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U-High Midway

The Student News Site of University of Chicago Laboratory High School

U-High Midway

The Student News Site of University of Chicago Laboratory High School

U-High Midway

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Audio: By listening to cultural music, students keep in touch with identities

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Photo by Mitchell Zachs for the Knight Foundation, CC BY-SA 2.0 DEED
The music of Los Tigres del Norte, a Mexican band specializing in the norteño style of folk music, evokes a sense of nostalgia for senior Yolo Martinez, one of many U-High students for whom music is more than just entertainment; it’s a direct link to one’s cultural roots.

In a world where cultural identity is often connected to personal expression, music serves as a powerful way for students to connect with their culture. For many U-High students, music is more than just entertainment; it’s a direct link to their cultural roots. Whether it’s the traditional songs of their culture or modern sounds of their homeland, music serves as a powerful way to preserve and celebrate cultural legacies.

Senior Yolo Martinez embraces her Mexican heritage through her love for Latin music, a passion inherited through her parents, who are both from Mexico. She finds this music as a source of passion and joy, connecting her to her culture.

“Last year around like October is when I started listening more to Regaton or like Corridos Tumbados as they call it now, like Peso Pluma.”

Recently, Yolo saw Los Tigres del Norte, a Mexican band specializing in the norteño style of folk music. For Yolo, this music evoked a sense of nostalgia, transporting her back to cherished memories of family gatherings.

“Having the Tigres del Norte pull up with the Mariachi it was like really nice because it brought back so many memories about the importance of heritage for me now as I’m getting older. I didn’t really understand the importance of raising your kids and making them aware of what identity means and how it can affect how others see us.”

Yolo stresses the importance of teenagers listening to music from their culture as a means to forge a deeper connection with their roots.

“I think it’s something like if it’s not something you’re into, it’s something that should be put in like the background of your life, at least, because I feel like it gives you a deeper understanding of like your identity and helps you connect more, especially if you’re not someone that visit visits your country often. Like it just helps you feel a little bit more connected with like your heritage.”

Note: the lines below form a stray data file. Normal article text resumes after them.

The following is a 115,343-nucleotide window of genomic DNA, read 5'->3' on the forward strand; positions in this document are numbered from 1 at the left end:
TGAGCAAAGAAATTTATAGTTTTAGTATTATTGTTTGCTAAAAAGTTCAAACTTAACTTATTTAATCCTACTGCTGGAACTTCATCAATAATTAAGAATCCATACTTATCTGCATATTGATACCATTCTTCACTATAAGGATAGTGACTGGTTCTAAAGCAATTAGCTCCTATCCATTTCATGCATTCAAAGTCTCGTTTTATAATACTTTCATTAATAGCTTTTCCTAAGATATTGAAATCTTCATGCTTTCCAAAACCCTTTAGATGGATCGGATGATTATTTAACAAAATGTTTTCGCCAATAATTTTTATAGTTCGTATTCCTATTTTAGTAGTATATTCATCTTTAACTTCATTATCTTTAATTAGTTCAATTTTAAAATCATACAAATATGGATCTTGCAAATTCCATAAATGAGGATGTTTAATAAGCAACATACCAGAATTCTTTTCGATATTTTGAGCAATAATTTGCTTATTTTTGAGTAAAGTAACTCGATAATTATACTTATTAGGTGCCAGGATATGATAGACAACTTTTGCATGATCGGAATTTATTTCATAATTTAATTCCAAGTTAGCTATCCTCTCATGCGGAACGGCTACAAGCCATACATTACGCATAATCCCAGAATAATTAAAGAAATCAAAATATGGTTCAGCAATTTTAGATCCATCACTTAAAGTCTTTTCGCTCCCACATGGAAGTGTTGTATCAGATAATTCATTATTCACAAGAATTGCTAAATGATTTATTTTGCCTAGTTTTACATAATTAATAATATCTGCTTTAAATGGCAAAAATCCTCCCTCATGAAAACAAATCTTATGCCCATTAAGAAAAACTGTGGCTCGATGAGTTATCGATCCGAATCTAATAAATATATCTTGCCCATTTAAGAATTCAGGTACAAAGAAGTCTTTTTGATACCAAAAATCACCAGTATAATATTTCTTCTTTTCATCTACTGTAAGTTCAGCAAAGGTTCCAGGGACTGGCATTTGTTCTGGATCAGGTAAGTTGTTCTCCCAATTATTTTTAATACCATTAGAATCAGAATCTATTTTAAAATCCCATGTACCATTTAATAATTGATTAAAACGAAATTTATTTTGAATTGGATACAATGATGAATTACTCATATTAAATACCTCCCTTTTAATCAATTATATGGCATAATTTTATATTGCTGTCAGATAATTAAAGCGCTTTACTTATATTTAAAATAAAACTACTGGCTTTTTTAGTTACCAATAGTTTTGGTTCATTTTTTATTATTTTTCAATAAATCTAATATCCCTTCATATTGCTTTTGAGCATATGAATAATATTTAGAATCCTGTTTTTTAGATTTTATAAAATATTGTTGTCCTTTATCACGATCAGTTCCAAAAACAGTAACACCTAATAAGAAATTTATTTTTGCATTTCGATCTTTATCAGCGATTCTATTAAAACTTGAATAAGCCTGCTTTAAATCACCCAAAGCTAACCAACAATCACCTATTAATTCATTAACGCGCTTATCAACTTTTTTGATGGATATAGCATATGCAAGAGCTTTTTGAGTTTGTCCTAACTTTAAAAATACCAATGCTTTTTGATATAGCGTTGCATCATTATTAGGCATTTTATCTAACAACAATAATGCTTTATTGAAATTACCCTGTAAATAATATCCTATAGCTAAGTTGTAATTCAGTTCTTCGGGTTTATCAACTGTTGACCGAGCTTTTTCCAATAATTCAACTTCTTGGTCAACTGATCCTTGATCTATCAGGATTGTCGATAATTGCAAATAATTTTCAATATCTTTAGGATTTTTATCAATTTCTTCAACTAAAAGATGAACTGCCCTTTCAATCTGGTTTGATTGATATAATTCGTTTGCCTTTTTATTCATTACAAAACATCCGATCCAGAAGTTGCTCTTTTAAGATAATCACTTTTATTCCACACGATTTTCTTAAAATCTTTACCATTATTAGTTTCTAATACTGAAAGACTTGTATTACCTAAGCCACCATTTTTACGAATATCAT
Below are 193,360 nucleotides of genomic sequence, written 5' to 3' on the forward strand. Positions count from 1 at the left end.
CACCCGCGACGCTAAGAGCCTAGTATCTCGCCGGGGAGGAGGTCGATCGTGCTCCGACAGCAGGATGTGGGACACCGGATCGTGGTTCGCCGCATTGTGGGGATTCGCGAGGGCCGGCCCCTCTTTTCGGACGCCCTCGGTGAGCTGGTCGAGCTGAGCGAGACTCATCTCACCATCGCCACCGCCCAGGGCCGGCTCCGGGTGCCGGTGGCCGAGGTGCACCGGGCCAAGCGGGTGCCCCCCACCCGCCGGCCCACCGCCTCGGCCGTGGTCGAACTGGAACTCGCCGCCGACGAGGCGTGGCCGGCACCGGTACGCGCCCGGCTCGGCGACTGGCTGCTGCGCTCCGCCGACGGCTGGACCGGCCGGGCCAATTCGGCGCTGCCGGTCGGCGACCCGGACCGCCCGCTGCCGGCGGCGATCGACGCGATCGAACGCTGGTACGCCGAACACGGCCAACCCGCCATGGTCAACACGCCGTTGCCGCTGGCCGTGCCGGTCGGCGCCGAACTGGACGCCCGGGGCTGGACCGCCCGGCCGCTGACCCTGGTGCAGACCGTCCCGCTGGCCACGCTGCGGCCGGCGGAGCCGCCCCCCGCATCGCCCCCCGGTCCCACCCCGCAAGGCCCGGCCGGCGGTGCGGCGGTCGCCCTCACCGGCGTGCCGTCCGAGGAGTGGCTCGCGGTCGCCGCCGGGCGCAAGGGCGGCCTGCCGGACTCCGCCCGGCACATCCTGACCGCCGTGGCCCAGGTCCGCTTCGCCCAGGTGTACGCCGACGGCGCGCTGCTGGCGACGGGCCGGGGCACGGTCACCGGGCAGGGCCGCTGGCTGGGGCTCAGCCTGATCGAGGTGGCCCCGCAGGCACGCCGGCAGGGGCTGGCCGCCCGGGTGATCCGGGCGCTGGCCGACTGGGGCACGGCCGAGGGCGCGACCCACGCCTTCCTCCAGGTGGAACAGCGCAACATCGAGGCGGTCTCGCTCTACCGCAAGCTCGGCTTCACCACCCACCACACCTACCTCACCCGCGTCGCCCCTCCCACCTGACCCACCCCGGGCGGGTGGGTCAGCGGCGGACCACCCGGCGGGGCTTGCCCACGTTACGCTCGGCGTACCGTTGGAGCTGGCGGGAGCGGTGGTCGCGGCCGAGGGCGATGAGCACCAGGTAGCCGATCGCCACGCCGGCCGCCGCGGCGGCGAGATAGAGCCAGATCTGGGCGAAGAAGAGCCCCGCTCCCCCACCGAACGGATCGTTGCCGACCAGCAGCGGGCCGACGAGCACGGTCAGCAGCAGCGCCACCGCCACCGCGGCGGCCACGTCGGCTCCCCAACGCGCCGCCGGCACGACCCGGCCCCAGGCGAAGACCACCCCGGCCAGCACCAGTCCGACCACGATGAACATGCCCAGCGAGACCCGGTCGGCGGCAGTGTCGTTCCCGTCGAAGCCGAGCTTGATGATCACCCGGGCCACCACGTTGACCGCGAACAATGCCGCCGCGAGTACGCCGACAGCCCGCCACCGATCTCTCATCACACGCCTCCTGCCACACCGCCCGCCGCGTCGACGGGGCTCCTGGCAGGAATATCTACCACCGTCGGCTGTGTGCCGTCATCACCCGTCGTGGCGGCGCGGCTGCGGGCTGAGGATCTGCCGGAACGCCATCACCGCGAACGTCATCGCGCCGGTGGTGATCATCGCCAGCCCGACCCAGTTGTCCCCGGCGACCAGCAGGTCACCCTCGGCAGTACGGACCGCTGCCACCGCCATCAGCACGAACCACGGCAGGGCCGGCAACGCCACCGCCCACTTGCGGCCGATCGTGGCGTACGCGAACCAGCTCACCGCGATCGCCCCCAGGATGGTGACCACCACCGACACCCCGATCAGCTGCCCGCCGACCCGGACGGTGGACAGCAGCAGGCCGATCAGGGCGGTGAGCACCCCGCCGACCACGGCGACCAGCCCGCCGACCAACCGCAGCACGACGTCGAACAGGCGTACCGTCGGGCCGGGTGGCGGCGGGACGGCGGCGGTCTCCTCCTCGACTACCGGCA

Junior Noah Runesha comes from a Rwandan, French-speaking family and was introduced to both French music and Afrobeats through his siblings and cousins. For Noah, this music of Western Africa deepens his connection to his culture.

“My mom has spent a little bit of time in Canada. And she also speaks French and my dad speaks French and I speak French, everybody in my family speaks French. So French music has all sort of always been a part of my life, mostly introduced to me recently by my brother and sister. I would say other than that, I listen to a lot of Afro beats. A lot of that comes from my cousins who live in Rwanda and South Africa.”

Additionally, Noah believes music can play a role in unifying people across different cultures and countries.

“I think, like people like throughout Africa, like with using Afrobeats as an example like, like Burna Boy, he’s Nigerian. So I think like sort of unifying with like other people from other countries with heritage from other countries. Like Afro beats plays a huge role in that like it connects like me with like, maybe like my Nigerian American friends or like Ghanian American.”

Noah believes that despite it being an important factor in his life, no one should feel invalidated for not listening to music from their culture. He also emphasizes the ways in which music can connect people with a shared culture.

“I don’t think if you don’t listen to music that’s from your culture, I don’t think that like invalidates you in any way. But I do think that it can be helpful with like, uniting with other people from your culture. Just because music is so like, popular like so many people listen to so many different types of music, like it’s a great way to like, find like a like a common factor between you and like your peers.”

Junior Kaavya Peddinti listens to Bollywood music which is sung in Hindi. This has created a strong connection to her culture as she was introduced to this music at a young age.

“Oh, yeah, since I was younger, me and my sister have both been pretty exposed to like our culture. So um, we watch movies a lot. And that’s really, like I said, where most of the music is from. So I guess like I could say, I’ve been listening to it for most of my life. And it plays a big role because I like to like, I mean, I just enjoy the music a lot. So sometimes, like, I’ll listen to it kind of like as much as I listen to American music as well.”

Kaavya particularly enjoys Bollywood music because it is a reminder of movies she watched as a child, evoking a sense of nostalgia.

“I guess there’s a lot of songs that come from like older movies from when I was younger, and I guess like when I listened to them, I kind of just like remember those times because I know like, I was a big fan of like this one soundtrack when I was younger and like when I hear it kind of just reminds me of that.”

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About the Contributor
Milo Platz-Walker
Milo Platz-Walker, Reporter
Milo Platz-Walker is a member of the Class of 2025 and serves as a reporter. He joined the staff as a ninth grader in 2021 and returned as a junior. Outside of journalism, Milo competes in karate, listens to music and spends time with friends and family.

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